Is Government the Solution or the Problem?
Maybe everyone got something from President Obama’s jobs plan. According to the Washington Post’s Ezra Klein, the “right” got tax cuts, the “left” got help for the unemployed and infrastructure spending, and everyone will get deficit reduction. For a quick summary, this graphic is ideal.
On the other hand, each side might believe it did not get enough.
Representing a left of center view, here is what Paul Krugman has been saying:
- With residential construction plunging and consumer saving soaring, there has been a massive decline in spending. So far, the amount spent by the federal government has insufficiently compensated for the decrease.
Dr. Krugman’s conclusion? The stimulus “wasn’t big enough to do the job.”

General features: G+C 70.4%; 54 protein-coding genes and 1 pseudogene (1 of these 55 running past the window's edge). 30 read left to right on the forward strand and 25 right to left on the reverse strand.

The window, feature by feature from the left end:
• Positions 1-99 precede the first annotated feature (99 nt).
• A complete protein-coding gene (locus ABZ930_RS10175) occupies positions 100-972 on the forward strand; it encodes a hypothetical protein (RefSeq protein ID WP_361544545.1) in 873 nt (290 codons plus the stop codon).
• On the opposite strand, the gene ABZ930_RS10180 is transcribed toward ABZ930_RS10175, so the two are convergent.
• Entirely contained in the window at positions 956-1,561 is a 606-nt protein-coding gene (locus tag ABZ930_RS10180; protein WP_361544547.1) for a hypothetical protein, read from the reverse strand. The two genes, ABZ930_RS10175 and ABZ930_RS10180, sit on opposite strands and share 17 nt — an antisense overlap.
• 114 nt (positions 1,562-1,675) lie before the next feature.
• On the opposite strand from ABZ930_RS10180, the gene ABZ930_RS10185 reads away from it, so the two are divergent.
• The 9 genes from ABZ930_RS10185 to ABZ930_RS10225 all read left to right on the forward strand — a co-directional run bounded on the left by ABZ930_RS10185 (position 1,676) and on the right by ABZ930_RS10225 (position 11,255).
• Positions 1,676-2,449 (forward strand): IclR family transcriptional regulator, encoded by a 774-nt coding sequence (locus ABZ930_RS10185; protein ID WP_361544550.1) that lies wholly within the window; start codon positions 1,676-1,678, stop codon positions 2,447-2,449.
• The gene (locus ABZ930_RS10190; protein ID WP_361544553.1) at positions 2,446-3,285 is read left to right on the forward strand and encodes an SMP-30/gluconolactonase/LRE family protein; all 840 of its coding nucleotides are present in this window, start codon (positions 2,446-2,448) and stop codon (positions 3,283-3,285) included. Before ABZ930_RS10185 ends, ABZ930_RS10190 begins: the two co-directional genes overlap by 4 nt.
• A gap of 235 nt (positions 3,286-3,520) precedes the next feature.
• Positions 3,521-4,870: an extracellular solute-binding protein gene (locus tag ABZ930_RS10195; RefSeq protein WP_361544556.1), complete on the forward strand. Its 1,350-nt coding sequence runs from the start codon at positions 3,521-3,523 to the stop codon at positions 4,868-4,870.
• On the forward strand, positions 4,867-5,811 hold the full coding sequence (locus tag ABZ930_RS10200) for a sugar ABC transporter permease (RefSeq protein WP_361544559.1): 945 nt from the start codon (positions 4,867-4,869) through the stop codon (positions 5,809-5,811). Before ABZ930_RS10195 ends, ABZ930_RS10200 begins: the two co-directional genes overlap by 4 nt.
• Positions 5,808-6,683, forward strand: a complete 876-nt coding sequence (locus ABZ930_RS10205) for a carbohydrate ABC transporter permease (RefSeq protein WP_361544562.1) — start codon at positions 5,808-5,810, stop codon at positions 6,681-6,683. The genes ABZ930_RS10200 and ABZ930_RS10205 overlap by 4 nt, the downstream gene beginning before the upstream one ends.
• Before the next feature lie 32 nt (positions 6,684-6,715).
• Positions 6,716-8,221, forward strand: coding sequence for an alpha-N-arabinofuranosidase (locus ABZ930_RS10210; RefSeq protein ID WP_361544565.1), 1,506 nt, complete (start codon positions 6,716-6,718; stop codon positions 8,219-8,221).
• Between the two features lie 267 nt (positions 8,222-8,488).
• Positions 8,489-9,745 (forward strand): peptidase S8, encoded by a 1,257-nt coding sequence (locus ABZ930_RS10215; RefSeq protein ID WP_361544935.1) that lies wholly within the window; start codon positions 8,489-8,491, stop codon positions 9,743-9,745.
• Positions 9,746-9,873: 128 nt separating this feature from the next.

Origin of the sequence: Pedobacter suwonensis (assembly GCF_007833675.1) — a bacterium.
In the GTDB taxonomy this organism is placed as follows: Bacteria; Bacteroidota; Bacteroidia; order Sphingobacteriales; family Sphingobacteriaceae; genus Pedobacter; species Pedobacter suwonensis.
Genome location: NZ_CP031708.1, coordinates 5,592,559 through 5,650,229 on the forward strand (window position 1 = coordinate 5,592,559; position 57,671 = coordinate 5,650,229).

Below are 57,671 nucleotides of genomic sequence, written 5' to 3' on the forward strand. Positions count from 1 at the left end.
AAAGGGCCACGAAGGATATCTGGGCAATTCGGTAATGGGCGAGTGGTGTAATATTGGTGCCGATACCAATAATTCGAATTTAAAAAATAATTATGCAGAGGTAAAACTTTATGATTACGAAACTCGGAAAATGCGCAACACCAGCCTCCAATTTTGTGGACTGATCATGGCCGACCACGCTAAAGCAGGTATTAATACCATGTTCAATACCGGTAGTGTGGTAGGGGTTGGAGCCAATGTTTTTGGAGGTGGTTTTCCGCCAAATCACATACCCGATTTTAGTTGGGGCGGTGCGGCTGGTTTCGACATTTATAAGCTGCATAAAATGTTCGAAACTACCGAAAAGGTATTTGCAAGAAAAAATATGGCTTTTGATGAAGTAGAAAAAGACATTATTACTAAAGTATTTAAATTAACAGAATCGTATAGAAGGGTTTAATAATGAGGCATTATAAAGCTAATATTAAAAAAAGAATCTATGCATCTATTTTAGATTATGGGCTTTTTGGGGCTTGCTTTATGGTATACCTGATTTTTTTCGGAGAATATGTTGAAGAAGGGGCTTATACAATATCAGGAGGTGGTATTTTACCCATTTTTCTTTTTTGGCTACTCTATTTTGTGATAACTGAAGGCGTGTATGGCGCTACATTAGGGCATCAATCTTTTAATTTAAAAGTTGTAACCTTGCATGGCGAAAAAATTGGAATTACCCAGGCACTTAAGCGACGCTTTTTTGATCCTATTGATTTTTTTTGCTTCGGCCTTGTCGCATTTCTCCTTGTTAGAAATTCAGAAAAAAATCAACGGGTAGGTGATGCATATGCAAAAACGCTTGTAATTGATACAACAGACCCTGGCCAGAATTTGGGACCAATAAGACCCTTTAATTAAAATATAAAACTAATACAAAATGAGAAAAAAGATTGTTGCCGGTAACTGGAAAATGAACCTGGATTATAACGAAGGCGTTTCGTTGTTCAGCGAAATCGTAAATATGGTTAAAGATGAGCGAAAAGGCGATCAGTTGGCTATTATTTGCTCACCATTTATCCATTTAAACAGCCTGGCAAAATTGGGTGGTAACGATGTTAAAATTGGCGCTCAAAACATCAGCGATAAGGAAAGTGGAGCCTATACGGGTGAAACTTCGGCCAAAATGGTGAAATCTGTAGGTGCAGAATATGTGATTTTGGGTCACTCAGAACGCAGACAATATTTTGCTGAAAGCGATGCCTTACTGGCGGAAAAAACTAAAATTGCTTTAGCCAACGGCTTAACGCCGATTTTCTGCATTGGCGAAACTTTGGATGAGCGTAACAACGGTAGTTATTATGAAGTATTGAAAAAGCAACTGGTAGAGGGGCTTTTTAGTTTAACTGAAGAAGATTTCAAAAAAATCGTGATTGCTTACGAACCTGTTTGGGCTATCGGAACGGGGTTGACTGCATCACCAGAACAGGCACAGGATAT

For the right of center perspective, Stanford economist John Taylor said this during his congressional testimony on the 2009 stimulus package:
- Referring to federal government purchases of goods and services, he said it had a minimal impact on GDP because a “tiny slice” of dollars were allocated to federal direct spending.
- For the grants that states and local governments got, they mainly used the money they got to reduce their borrowing rather than spend it on GDP related goods and services.
- Similarly, payments and tax benefits targeted for increasing households’ disposable personal income were not reflected by expenditure statistics.
Dr. Taylor’s conclusion? “Increased debt…is likely a drag on economic growth.”
The Economic Lesson
People who agree with Dr. Krugman believe, as did John Maynard Keynes, that government can jumpstart the economy
An Economic Question: Do you believe that government is the solution or the problem? Explain.